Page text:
Hence, it’s not surprising that Mantel also notes throughout these lectures that one of the key jobs of the historical novelist is to explore the difference of the past, and not ‘distort’ historical characters into ‘versions of ourselves’, as tempting as it might be to seek our own faces and voices in the past. ‘A good novelist will have her characters operating within the ethical framework of their day – even if it shocks her readers,’ she notes. Why is this important? In the questions following her third lecture, Mantel expanded. When asked: ‘Isn’t the power of history… because the story is that things were different before and can be different again?’ she replied, ‘I think you’ve nailed it. History, the study of history, is a revolutionary study. If things were not always as they are now, they could be different in the future. They could be better.’


Pride (2014)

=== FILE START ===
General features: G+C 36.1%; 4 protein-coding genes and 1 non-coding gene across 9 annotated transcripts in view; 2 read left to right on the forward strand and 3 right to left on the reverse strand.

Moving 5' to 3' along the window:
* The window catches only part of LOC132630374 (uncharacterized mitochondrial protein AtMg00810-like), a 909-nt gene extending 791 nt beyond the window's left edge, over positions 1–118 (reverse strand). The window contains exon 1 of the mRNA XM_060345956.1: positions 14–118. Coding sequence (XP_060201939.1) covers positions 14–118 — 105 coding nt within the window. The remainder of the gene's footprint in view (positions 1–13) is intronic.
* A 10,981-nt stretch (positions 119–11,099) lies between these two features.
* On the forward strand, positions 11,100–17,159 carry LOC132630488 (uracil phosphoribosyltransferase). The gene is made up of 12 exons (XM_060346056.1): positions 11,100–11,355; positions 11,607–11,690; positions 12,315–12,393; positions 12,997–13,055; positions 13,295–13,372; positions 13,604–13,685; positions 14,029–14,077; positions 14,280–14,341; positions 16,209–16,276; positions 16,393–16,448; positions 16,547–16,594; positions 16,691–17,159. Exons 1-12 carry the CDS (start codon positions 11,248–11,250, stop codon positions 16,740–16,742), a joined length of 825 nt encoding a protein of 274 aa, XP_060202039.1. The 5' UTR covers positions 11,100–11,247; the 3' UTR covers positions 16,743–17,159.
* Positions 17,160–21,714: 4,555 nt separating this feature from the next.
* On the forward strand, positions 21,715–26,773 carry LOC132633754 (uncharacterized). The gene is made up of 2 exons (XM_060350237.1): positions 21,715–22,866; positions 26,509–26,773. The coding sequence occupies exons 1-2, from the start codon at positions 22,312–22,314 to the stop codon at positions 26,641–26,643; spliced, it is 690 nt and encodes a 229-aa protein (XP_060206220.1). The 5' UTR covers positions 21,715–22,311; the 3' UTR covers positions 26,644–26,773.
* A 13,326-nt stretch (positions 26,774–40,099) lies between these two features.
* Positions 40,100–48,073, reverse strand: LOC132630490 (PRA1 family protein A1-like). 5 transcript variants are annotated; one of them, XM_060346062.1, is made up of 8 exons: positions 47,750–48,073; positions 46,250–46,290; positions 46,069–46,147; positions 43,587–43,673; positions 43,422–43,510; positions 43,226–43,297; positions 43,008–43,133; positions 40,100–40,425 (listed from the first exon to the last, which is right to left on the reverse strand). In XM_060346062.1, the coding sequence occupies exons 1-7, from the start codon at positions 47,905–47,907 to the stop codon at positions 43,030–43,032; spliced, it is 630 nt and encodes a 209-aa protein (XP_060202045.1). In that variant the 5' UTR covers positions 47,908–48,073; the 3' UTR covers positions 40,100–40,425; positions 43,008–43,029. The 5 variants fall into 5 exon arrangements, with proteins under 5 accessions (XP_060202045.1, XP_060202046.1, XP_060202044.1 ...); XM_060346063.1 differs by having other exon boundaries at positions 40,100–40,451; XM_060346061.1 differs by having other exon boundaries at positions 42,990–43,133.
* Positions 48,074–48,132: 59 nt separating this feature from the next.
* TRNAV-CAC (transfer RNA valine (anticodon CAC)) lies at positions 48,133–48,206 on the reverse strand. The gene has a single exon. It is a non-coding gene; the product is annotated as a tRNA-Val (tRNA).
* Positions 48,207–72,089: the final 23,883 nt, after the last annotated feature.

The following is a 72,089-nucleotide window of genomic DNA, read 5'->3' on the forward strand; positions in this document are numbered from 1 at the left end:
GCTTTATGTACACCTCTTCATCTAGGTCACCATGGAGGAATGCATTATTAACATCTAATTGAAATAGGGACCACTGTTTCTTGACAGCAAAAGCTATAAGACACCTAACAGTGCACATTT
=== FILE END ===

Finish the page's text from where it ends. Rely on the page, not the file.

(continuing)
As an historian of twentieth-century Britain who is also working on two historical novels (neither of which is set in twentieth-century Britain) I think what Mantel says here is absolutely right. Historical fiction should not use history simply as window-dressing. There must be a reason for your story to be set in the past, and – unless you are writing something for pure entertainment – that reason should not be solely because you wanted to put your characters into the midst of an exciting battle or interesting political event, but because there was something about the way things worked back then that you want to explore. It’s even less impressive, as Mantel also argues, to use the past as a useful supply of historical horrors to demonstrate how far we’ve come. To give some quick examples from twentieth-century British history, this is why I’ve never been a fan of the films Suffragette (2015) or Made in Dagenham (2010), because they don’t open up that imaginative space; they both present a world in which things were Bad Back Then (no votes for women, no equal pay) but are Better Now (Made in Dagenham conspicuously fails to mention the continuing gender pay gap in its historical update at the end).  In contrast, and regardless of how historically ‘accurate’ any of these films are, Pride (2014), on the story of the 1980s campaign Lesbians and Gays Support the Miners, is a much better piece of historical fiction, because it at least confounds some of our expectations about class, sexuality and solidarity.